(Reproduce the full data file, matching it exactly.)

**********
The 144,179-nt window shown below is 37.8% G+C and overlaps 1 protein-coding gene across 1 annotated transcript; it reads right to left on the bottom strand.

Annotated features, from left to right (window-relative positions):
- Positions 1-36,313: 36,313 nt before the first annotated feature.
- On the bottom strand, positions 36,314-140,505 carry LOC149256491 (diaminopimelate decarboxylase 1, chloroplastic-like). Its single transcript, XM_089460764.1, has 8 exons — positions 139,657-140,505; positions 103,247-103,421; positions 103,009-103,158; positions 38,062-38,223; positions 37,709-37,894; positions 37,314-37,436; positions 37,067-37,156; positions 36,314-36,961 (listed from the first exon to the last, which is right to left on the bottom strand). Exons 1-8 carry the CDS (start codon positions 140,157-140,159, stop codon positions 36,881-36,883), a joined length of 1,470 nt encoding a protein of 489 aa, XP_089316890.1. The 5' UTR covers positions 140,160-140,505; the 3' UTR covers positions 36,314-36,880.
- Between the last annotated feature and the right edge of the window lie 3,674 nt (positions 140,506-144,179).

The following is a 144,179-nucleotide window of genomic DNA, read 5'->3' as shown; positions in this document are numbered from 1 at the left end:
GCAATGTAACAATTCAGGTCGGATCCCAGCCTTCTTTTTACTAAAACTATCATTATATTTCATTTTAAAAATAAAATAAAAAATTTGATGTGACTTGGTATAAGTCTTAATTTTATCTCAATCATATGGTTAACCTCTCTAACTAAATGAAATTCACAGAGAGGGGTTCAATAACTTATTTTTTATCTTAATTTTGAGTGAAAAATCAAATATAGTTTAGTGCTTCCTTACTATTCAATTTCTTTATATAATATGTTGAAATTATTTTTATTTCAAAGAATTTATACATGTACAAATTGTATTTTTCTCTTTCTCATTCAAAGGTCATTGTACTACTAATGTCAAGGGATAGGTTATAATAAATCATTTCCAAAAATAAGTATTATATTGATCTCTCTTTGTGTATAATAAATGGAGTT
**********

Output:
The 144,179-nt window shown below is 37.8% G+C and overlaps 1 protein-coding gene across 1 annotated transcript; it reads right to left on the bottom strand.

Annotated features, from left to right (window-relative positions):
- Positions 1-36,313: 36,313 nt before the first annotated feature.
- On the bottom strand, positions 36,314-140,505 carry LOC149256491 (diaminopimelate decarboxylase 1, chloroplastic-like). Its single transcript, XM_089460764.1, has 8 exons — positions 139,657-140,505; positions 103,247-103,421; positions 103,009-103,158; positions 38,062-38,223; positions 37,709-37,894; positions 37,314-37,436; positions 37,067-37,156; positions 36,314-36,961 (listed from the first exon to the last, which is right to left on the bottom strand). Exons 1-8 carry the CDS (start codon positions 140,157-140,159, stop codon positions 36,881-36,883), a joined length of 1,470 nt encoding a protein of 489 aa, XP_089316890.1. The 5' UTR covers positions 140,160-140,505; the 3' UTR covers positions 36,314-36,880.
- Between the last annotated feature and the right edge of the window lie 3,674 nt (positions 140,506-144,179).

The following is a 144,179-nucleotide window of genomic DNA, read 5'->3' as shown; positions in this document are numbered from 1 at the left end:
GCAATGTAACAATTCAGGTCGGATCCCAGCCTTCTTTTTACTAAAACTATCATTATATTTCATTTTAAAAATAAAATAAAAAATTTGATGTGACTTGGTATAAGTCTTAATTTTATCTCAATCATATGGTTAACCTCTCTAACTAAATGAAATTCACAGAGAGGGGTTCAATAACTTATTTTTTATCTTAATTTTGAGTGAAAAATCAAATATAGTTTAGTGCTTCCTTACTATTCAATTTCTTTATATAATATGTTGAAATTATTTTTATTTCAAAGAATTTATACATGTACAAATTGTATTTTTCTCTTTCTCATTCAAAGGTCATTGTACTACTAATGTCAAGGGATAGGTTATAATAAATCATTTCCAAAAATAAGTATTATATTGATCTCTCTTTGTGTATAATAAATGGAGTT